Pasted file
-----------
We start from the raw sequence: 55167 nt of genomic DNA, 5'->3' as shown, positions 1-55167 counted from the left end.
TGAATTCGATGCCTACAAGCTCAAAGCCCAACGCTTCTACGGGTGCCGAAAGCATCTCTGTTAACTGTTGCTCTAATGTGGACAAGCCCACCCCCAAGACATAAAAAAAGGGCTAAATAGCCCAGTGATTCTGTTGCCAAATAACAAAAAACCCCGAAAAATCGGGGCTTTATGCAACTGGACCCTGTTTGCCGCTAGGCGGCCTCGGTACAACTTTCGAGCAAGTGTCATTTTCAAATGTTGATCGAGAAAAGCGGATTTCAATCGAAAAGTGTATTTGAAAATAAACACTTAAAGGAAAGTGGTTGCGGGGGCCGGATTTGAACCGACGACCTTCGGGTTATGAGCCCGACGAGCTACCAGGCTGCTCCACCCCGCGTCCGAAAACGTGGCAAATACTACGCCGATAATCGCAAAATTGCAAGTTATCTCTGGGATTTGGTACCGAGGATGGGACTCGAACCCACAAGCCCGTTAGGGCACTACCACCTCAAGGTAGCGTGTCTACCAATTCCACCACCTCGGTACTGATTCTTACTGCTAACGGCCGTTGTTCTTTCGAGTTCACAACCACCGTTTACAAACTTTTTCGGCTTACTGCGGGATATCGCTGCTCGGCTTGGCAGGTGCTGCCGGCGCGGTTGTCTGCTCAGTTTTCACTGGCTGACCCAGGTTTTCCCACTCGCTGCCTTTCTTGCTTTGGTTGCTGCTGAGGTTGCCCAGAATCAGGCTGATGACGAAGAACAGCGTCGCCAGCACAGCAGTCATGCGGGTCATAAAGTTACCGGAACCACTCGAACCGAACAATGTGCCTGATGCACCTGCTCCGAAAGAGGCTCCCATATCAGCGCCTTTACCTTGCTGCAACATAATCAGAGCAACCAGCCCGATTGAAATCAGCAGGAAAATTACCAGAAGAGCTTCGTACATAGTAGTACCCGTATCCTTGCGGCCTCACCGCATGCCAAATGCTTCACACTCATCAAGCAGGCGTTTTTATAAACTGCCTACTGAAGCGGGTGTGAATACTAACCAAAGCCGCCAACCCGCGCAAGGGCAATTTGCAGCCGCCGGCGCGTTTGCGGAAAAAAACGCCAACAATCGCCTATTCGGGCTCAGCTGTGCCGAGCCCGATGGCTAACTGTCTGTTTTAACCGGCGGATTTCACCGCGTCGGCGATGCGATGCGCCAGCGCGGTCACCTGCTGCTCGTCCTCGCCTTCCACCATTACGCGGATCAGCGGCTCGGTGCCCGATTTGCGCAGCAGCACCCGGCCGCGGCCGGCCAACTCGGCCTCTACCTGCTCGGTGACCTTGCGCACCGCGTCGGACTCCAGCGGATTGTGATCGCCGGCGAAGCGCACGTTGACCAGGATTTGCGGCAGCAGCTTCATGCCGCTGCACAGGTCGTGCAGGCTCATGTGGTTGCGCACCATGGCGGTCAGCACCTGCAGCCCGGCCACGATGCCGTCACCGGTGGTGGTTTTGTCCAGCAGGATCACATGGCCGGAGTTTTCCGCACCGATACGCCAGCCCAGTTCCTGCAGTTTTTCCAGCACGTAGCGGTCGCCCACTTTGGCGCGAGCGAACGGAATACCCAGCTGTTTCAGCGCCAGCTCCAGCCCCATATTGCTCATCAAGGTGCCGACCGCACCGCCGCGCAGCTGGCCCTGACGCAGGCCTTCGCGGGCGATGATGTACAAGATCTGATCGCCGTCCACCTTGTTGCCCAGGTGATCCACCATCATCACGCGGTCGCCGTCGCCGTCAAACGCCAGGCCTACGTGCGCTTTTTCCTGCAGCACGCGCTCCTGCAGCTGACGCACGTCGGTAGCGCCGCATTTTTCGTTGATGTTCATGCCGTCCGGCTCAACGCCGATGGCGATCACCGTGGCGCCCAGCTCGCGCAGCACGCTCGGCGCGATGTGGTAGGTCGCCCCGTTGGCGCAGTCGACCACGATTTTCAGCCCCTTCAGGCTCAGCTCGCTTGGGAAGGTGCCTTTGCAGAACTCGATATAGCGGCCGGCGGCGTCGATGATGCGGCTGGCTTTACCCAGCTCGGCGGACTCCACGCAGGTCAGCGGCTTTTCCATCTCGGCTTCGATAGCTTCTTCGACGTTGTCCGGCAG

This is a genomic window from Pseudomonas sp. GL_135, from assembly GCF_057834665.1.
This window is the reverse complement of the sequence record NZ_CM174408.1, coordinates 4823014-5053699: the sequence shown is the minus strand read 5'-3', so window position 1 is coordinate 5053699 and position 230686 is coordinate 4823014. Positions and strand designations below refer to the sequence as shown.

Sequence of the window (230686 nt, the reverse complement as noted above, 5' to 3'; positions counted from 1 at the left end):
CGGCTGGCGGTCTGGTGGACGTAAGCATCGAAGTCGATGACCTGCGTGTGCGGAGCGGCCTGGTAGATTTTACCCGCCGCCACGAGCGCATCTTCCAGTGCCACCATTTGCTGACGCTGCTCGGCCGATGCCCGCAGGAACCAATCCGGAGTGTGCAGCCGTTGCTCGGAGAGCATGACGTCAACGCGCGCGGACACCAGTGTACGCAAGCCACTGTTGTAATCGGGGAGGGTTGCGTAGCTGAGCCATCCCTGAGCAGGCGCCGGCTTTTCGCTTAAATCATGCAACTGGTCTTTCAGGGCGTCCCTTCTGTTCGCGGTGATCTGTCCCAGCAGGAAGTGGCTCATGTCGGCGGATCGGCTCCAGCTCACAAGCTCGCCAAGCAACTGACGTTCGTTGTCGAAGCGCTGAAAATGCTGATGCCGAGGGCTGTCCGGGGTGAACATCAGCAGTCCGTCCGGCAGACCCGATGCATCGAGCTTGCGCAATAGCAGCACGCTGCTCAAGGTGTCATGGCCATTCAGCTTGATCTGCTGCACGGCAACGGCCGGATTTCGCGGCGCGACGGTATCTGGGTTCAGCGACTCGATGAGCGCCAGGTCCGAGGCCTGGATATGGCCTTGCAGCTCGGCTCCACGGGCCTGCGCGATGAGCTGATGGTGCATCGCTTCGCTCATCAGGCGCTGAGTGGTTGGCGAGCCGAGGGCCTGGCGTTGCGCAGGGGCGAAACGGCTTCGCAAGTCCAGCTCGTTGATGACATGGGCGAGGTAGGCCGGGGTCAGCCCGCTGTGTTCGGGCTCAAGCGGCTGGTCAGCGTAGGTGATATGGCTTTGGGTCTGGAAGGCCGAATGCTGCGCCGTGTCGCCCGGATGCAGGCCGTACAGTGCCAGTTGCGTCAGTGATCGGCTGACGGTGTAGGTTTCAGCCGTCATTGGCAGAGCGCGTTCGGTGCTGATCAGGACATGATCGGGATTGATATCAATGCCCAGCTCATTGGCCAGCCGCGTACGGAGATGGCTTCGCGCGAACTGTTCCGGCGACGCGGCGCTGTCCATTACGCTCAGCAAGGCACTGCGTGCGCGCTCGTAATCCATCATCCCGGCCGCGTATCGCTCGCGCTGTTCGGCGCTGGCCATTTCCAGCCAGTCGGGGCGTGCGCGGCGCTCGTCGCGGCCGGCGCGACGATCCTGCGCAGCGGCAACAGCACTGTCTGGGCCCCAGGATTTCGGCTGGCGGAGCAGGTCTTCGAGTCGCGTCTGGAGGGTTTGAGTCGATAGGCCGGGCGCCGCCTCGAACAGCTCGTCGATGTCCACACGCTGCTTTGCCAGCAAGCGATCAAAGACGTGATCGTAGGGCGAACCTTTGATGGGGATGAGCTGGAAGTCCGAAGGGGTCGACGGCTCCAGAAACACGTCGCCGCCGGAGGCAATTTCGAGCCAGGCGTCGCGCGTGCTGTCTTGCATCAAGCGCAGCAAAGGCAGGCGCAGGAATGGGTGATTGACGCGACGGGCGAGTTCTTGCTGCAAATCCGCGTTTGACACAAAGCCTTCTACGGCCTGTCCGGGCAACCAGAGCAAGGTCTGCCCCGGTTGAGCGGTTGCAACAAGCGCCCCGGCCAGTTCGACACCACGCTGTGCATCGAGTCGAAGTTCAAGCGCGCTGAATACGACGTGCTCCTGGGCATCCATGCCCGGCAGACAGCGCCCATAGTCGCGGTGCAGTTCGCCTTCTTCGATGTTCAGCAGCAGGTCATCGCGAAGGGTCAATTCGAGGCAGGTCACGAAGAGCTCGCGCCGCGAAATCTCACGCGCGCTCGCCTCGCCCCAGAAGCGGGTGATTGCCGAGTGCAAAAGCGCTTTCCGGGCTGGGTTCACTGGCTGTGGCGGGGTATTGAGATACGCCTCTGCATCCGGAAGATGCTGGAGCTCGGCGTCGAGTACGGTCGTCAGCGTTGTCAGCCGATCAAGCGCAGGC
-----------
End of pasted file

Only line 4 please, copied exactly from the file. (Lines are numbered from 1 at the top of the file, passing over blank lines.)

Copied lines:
This window is the reverse complement of the sequence record NZ_CM174408.1, coordinates 4823014-5053699: the sequence shown is the minus strand read 5'-3', so window position 1 is coordinate 5053699 and position 230686 is coordinate 4823014. Positions and strand designations below refer to the sequence as shown.